President George Bush and political advisor and cabinet member James Baker (both from Texas) have been credited by William Safire for using “I don’t have a dog in that fight” in the 1980s and 1990s. It means “I don’t have an interest in this matter.”
The first recorded citation of “"Ain’t got no dog in this fight” is in 1982 from Tennessee’s Howard Baker, then the Senate’s majority leader. It is not known where or when the saying originated.
Have a dog in the fight/race To have a stake in, or be exposed to the risks associated with, the outcome of some problem or dispute. Conversely, “I don’t have a dog in that fight” is frequently used as a way to beg off and opt out of being expected to assist
28 March 1982, New York (NY) Times, “Howard Baker trying to tame an unruly Senate” by Martin Tolchin, Magazine, sec. 6, pg. 17:
Midnight had passed, and the Capitol was all but deserted, the echoes of occasional footsteps reverberating on tile floors. Outside room S230, the office of the Senate majority leader, a dozen reporters clustered, awaiting word from within where a dozen Congressional leaders were in a deadlock on a major budget item with an Administration group that included James A. Baker 3d, the White House chief of staff; David A. Stockman, the budget director, and Treasury Secretary Donald T. Regan. The reporters milled about impatiently, missing deadlines, until finally the door opened just a crack to reveal the majority leader himself, Tennessee’s Howard H. Baker Jr.
Last year, for example, when Senator Slade Gorton, Republican of Washington, wondered why the majority leader was sitting out a debate, Mr. Baker offered one of his down-home epigrams: “Ain’t got no dog in this fight.”
21 August 1984, Washington Post, pg. A9:
DALLAS, Aug. 20—Vice President Bush today gingerly sidestepped questions about the financial disclosure problems of Rep. Geraldine A. Ferraro (D-N.Y.), saying, “I don’t have a dog in that fight.”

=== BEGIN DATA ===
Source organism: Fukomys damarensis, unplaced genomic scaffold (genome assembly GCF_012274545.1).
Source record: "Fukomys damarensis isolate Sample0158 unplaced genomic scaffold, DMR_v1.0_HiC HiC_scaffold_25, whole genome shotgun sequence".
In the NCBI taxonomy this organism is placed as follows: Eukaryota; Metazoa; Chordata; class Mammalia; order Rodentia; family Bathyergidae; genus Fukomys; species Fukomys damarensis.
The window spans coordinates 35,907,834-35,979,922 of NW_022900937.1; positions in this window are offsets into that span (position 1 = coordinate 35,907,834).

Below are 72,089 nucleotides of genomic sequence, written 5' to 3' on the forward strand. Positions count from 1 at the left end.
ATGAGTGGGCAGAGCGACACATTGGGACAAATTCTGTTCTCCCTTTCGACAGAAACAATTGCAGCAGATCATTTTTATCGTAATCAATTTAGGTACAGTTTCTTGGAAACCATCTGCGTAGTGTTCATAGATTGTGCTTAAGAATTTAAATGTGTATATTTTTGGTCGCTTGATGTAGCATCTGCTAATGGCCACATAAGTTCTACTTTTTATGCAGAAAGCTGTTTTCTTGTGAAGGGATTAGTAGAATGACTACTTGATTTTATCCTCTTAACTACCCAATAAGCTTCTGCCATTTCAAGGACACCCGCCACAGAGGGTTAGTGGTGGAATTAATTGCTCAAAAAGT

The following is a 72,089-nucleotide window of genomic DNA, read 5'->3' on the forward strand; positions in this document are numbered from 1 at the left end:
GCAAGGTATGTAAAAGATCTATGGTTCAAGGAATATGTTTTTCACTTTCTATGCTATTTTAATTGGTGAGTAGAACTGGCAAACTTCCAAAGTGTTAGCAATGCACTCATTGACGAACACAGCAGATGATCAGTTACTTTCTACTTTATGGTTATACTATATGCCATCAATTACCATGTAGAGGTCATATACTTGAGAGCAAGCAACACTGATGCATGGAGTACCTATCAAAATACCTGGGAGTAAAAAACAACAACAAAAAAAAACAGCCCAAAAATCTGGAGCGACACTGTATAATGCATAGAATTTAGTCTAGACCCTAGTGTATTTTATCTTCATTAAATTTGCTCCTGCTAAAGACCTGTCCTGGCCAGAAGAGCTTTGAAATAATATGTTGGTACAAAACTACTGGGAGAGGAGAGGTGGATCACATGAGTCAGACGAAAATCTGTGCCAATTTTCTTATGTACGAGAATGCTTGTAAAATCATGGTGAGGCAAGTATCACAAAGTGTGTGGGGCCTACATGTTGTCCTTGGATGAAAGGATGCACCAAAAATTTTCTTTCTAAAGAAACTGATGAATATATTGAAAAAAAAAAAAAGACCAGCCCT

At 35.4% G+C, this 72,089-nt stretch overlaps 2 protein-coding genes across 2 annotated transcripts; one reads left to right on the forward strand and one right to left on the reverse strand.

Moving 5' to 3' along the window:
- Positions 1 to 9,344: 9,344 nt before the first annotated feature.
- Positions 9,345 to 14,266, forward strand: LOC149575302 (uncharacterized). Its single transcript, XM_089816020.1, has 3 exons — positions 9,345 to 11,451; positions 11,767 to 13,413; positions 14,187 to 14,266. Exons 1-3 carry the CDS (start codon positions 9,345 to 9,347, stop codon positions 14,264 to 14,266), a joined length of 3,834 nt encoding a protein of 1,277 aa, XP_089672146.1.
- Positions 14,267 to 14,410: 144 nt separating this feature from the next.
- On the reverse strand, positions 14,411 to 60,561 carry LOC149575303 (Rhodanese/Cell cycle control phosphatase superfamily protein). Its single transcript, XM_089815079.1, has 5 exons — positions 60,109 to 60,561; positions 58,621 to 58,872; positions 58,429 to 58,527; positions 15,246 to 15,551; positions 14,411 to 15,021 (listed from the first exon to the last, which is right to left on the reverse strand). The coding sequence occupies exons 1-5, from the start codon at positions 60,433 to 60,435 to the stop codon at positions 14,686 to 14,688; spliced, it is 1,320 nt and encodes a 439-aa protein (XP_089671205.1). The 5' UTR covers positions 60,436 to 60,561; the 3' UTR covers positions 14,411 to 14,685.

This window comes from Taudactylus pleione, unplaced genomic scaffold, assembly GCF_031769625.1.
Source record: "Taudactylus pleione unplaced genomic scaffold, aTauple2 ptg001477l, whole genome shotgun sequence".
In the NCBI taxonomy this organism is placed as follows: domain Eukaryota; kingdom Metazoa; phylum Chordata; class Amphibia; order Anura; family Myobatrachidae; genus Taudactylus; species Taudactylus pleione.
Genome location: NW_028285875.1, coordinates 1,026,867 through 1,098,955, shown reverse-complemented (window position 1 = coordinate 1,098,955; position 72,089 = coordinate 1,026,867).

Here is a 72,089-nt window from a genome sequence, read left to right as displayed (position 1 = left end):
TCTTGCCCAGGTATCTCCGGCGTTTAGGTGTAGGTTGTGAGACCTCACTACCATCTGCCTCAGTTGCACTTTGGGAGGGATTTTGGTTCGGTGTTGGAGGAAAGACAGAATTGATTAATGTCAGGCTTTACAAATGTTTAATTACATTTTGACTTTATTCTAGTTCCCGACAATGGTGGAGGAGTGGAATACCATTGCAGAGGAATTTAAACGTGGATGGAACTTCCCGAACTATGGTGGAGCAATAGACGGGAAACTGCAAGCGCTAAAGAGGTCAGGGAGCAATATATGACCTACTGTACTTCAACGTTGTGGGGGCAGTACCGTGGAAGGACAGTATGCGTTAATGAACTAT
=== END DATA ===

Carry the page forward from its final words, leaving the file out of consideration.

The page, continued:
8 April 1995, Elyria (OH) Chronicle-Telegram, pg. C8?:
More honestly, the party chief (Haley Barbour—ed.), who’s trying to play traffic cop among at least eight GOP presidential candidates, says: “I am not as dumb as I look .. I ain’t got a dog in that fight.”
23 October 1996, New York Times, pg. A25:
How do New Yorkers pick a dog in this fight?
10 May 1997, Syracuse (NY) Post-Standard, pg. C11, col. 3:
“As they say here in Texas, we don’t have a dog in that fight.”
7 March 1999, New York Times, pg. BU1:
WHEN Wall Street competitors start growling and snapping at one another, the safest place for the general public is usually a good block away. As the folks down home would say, we probably don’t have a dog in that fight.
16 February 2003, New York Times, pg. WK11:
After a recent U.N. session on the Iraq crisis, I asked a Bush aide how China was behaving. “The Chinese?” the official said. “They don’t think they have a dog in this fight.”
New York Times
10 December 2006, New York Times, Sunday Magazine, “On Language” by William Safire:
“I don’t have a dog in that fight” has long been a favorite Texas saying of former Secretary of State James Baker (now cuttingly called “acting secretary of state”).
Texas (Lone Star State Dictionary) • (0) Comments • Saturday, December 09, 2006 • Permalink